There is a prakriyA, a teaching methodology, taught in Vedanta called dRRigdRRishya viveka (seer/seen discrimination).
The dRRik is the Self. The dRRishya-s are everything else. Everything is a dRRishya (object) except myself.
One can begin this practice by seeing quite clearly that everything external to my body is an object, an object of observation, known by me as an object, an object which changes.
Then what about the body? Is it an object? Am I aware of it? Can I watch it change? Yes.
What about the sense organs? Are they objects? Am I aware of them? Am I aware whether they are working or not? Yes. Do all of these objects change? Yes. Can I observe them change? Again, yes.
Move in. What about thoughts? What about moods? What about emotions? Are they objects, objects of observation? Do they change? Can I watch them change? Again, yes.
But is there something in all of this, something about 'me,' which does not change? Is there something which is always constant to every thought, mood, emotion, sensation, and object of cognition?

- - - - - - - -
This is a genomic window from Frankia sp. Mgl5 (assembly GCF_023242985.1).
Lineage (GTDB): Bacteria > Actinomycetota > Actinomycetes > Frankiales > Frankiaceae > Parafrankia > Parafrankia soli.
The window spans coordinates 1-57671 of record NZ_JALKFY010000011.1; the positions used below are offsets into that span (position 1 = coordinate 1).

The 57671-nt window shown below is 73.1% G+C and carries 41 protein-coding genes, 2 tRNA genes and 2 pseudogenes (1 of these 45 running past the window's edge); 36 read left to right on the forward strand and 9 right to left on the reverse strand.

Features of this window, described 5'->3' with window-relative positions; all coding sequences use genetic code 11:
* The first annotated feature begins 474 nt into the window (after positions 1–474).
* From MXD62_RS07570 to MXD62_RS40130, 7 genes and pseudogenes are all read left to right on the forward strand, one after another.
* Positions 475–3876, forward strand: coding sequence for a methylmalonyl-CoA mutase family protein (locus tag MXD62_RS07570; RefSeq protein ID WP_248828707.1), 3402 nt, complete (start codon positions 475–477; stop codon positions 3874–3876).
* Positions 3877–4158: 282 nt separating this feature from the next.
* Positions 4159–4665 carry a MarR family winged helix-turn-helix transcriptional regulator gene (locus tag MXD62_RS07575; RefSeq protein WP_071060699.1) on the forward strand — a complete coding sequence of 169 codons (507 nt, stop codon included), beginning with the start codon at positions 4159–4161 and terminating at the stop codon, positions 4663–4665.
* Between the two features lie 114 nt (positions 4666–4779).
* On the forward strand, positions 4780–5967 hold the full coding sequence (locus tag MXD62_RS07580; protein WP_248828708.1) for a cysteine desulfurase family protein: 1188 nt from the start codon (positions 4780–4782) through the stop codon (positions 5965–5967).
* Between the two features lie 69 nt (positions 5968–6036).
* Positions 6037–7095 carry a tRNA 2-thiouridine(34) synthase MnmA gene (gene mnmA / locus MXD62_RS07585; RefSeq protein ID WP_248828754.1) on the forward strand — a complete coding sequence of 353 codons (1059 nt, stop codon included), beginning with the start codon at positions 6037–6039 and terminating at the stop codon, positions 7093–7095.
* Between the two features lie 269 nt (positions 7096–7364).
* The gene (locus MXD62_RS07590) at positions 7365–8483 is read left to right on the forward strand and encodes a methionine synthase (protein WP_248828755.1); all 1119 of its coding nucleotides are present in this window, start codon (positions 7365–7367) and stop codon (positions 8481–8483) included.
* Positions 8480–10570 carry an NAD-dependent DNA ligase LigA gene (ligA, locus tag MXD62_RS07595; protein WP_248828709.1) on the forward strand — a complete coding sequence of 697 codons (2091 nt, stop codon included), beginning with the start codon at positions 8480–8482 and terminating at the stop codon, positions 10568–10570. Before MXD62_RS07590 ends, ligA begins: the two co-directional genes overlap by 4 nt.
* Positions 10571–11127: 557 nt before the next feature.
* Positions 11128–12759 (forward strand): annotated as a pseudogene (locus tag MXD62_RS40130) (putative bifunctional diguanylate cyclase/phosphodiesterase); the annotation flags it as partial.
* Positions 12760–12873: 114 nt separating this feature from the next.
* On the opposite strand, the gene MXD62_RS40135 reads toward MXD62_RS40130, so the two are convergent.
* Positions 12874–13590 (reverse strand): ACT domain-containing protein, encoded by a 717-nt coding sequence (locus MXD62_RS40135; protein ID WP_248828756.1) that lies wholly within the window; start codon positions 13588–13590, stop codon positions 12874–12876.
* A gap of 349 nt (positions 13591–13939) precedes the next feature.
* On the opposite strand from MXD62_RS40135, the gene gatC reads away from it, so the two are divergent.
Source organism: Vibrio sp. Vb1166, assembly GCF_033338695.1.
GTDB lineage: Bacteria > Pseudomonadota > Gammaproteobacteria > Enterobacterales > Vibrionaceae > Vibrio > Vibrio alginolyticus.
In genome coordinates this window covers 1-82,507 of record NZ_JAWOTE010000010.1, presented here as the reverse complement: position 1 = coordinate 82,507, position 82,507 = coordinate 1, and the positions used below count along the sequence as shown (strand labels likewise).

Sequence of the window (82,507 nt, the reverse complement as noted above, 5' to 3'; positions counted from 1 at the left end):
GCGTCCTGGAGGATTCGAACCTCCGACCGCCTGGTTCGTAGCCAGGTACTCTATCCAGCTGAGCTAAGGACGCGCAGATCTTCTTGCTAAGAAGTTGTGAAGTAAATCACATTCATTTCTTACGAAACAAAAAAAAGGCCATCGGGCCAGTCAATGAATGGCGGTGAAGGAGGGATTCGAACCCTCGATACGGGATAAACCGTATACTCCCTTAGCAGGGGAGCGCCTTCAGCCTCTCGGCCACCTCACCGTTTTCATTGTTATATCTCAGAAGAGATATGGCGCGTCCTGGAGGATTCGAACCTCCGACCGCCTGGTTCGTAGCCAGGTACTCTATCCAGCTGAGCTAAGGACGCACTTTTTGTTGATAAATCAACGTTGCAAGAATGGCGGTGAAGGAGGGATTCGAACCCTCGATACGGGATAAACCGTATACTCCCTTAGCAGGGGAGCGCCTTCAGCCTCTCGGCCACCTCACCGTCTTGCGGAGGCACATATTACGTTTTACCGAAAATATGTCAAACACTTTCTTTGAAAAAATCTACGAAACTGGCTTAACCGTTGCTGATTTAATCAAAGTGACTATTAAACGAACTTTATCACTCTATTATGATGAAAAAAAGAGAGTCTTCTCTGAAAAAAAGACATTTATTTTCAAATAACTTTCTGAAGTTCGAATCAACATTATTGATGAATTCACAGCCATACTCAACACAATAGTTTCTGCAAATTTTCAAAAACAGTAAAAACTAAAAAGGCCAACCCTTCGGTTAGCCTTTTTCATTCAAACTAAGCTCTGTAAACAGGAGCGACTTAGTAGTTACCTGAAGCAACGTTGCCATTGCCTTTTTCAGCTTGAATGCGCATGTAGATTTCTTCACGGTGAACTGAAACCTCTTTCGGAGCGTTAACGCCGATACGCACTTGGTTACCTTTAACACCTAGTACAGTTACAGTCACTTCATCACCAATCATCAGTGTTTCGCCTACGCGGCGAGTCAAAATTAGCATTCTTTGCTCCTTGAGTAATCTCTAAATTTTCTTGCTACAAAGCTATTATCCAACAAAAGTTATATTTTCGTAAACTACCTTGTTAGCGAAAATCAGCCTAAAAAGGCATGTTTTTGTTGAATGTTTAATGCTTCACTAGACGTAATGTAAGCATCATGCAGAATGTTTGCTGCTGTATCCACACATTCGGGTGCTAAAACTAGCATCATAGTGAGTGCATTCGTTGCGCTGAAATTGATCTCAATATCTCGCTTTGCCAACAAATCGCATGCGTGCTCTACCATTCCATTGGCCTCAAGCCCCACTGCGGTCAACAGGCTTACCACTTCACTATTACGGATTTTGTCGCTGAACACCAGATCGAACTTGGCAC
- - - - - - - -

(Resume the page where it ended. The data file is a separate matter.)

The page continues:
What is it about 'me' which does not change? What is that? That which does not change, and is 'me,' is the Self, is Atma, is Brahman. Can the mind make this differentiation, this distinction, this discrimination between that which does not change and that which does? Yes, it can.
If properly taught, dRRigdRRishya viveka, may indeed be one of the most powerful tools which the teachings of Vedanta have to offer for the direct and unmistakable recognition of the Self.
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